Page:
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How to define smart factories

How to define smart factories
Perhaps the buzzword of this decade is "smart." No industry is exempt from it. From phones to homes and buildings are trying to get the tag. And one industry that is taking serious interest in it is manufacturing. Known by various names, from smart, intelligent factories to the larger concept of industry 4.0, the manufacturing sector is slowly witnessing a revolution that could make its impact felt across several other divisions.
 
“At the heart of any smart factory is intelligence, said Andy Ward, CTO of Ubisense. “At Ubisense, we believe location intelligence is an essential component of this: if something moves and it is process-critical, you need to know where it is and what it is doing. Industry 4.0 describes an environment in which flexible, intelligent processes leverage real-time data from sensors connected across the entire value chain to enable optimization of industrial processes. These cyber-physical systems leverage big data analytics to translate full operational visibility into unprecedented manufacturing agility and efficiency.”
 
Others point out that the terminology could be different depending on where you are, but the concept remains the same.
 
“There are multiple definitions depending on the region where this topic gets covered,” said Aloke Palsikar, Senior VP & Global Head Manufacturing Vertical at Tech Mahindra.However going beyond the conventional definitions of the terms ‘smart factory’ or ‘industry 4.0’, to me, these terms reflect the fundamental shift in terms of how technology is changing the face of manufacturing processes through ‘connected architecture’. Today various stages of manufacturing processes right up to the lowest level of a machine or equipment are now getting directly connected through sensors/ IoT and are able to communicate directly with each other making the whole chain transparent and more efficient. The machines, the equipment can now be enabled not only to communicate each other but also with their higher and lower systems and to take intelligent decisions independent of human intervention. This is the modern smart factory.”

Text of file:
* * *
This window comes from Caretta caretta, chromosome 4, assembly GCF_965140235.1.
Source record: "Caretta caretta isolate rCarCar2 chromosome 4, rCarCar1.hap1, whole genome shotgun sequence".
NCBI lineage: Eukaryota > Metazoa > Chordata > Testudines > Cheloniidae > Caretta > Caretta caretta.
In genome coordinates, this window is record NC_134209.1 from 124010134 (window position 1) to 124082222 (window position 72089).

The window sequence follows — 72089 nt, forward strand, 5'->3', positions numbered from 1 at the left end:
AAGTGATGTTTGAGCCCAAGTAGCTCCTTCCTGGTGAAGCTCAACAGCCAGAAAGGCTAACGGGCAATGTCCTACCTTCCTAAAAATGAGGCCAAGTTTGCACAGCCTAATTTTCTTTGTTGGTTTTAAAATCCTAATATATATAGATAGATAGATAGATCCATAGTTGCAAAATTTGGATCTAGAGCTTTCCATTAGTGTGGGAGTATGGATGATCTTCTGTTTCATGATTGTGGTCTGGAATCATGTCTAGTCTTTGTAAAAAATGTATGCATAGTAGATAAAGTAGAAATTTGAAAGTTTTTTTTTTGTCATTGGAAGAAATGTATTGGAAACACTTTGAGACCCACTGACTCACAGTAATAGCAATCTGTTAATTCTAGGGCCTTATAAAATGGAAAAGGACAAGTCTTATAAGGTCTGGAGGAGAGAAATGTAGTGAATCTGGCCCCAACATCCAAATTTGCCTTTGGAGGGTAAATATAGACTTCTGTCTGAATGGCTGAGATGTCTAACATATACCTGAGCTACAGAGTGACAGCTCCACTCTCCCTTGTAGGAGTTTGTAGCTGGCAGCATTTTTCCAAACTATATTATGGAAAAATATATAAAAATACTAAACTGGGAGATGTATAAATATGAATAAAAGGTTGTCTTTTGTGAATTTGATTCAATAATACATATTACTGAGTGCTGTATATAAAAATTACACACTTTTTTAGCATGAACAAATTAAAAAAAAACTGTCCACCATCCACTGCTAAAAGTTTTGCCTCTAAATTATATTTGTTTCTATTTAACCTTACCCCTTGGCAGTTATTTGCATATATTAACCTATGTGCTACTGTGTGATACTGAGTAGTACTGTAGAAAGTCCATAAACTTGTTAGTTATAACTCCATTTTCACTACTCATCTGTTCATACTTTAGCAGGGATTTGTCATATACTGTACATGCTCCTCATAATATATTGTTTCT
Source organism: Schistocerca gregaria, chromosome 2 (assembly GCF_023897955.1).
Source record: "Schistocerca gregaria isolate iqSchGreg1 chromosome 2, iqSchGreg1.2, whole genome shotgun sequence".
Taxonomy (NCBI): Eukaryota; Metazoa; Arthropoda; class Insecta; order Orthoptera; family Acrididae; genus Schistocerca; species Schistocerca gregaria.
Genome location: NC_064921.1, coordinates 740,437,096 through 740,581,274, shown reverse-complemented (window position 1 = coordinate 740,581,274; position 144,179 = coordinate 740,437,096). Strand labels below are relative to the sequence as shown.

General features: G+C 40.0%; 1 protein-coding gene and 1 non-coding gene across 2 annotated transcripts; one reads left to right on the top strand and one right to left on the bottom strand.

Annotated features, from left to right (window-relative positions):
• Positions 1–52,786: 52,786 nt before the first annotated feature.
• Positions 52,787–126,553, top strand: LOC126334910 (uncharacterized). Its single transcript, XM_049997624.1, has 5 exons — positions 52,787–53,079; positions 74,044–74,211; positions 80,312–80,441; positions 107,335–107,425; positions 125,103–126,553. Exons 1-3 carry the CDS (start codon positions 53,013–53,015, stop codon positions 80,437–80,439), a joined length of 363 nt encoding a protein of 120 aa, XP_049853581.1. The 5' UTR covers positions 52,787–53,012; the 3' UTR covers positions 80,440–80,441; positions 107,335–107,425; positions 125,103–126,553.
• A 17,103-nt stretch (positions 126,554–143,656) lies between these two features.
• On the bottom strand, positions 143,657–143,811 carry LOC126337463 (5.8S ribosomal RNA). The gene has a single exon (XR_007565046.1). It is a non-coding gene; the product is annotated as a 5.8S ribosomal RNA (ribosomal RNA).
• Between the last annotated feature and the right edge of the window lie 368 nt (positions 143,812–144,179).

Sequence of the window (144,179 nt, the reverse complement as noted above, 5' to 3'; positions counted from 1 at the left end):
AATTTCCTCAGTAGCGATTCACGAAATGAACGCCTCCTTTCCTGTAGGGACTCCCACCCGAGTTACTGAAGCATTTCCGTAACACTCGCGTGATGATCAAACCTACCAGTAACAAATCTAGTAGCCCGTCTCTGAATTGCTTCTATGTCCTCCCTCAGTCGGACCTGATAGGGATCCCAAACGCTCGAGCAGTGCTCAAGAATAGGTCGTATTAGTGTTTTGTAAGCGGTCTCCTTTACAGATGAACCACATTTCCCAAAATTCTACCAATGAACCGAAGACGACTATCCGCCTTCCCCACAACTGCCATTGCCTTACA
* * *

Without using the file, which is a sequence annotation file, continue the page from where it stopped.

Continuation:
“A smart factory is an industry that leverages on IoT devices to improve the efficiency, continuity and security of its operations,” said Andrea Sorri, Director of Business Development for Government, City Surveillance and Critical Infrastructures at Axis Communications. “Real-time and remote communication among the production components and the operators enables factories to be a showcase for automation.” 
Johnny Chang, Associate VP for iAutomation Systems and Solutions Group at Advantech pointed out that that the company defines smart factory concept in two phases.
“Currently we define these as two separate phases,” Chang said. “For instance, smart factory is part of industry 4.0. Industry 4.0 will include the design phase, manufacturing phase and the logistic phase. The whole thing is called 4.0, but smart factory becomes the middle of the process.” 
 
Jerry Huang, Project Manager at IEI, elaborated further on the topic. “From my observation, smart factories need at least four elements,” Huang said. “The first one is machine to machine (M2M) integration. The second thing would be the domain knowledge. The third thing would be the business intelligence of the front end and back end. The fourth is the market demand. These four come from four different domains, which means if we want to define smart factory in one word, it is integration.”
 
The idea of dividing the concept into four categories appears to be popular in the industry. Vinay Nathan, CEO of Altizon also explained the topic in four points. “Industry 4.0 has four pillars, the smart factory being one of them,” Nathan said. “But essentially, the way we look at it, there is the smart factory, there is the digital customer experience as another key pillar, there is the connected supply chain and there is the digital enterprise. Any industry 4.0 initiative starts off based on one of these pillars and quickly moves into overlapping areas.”


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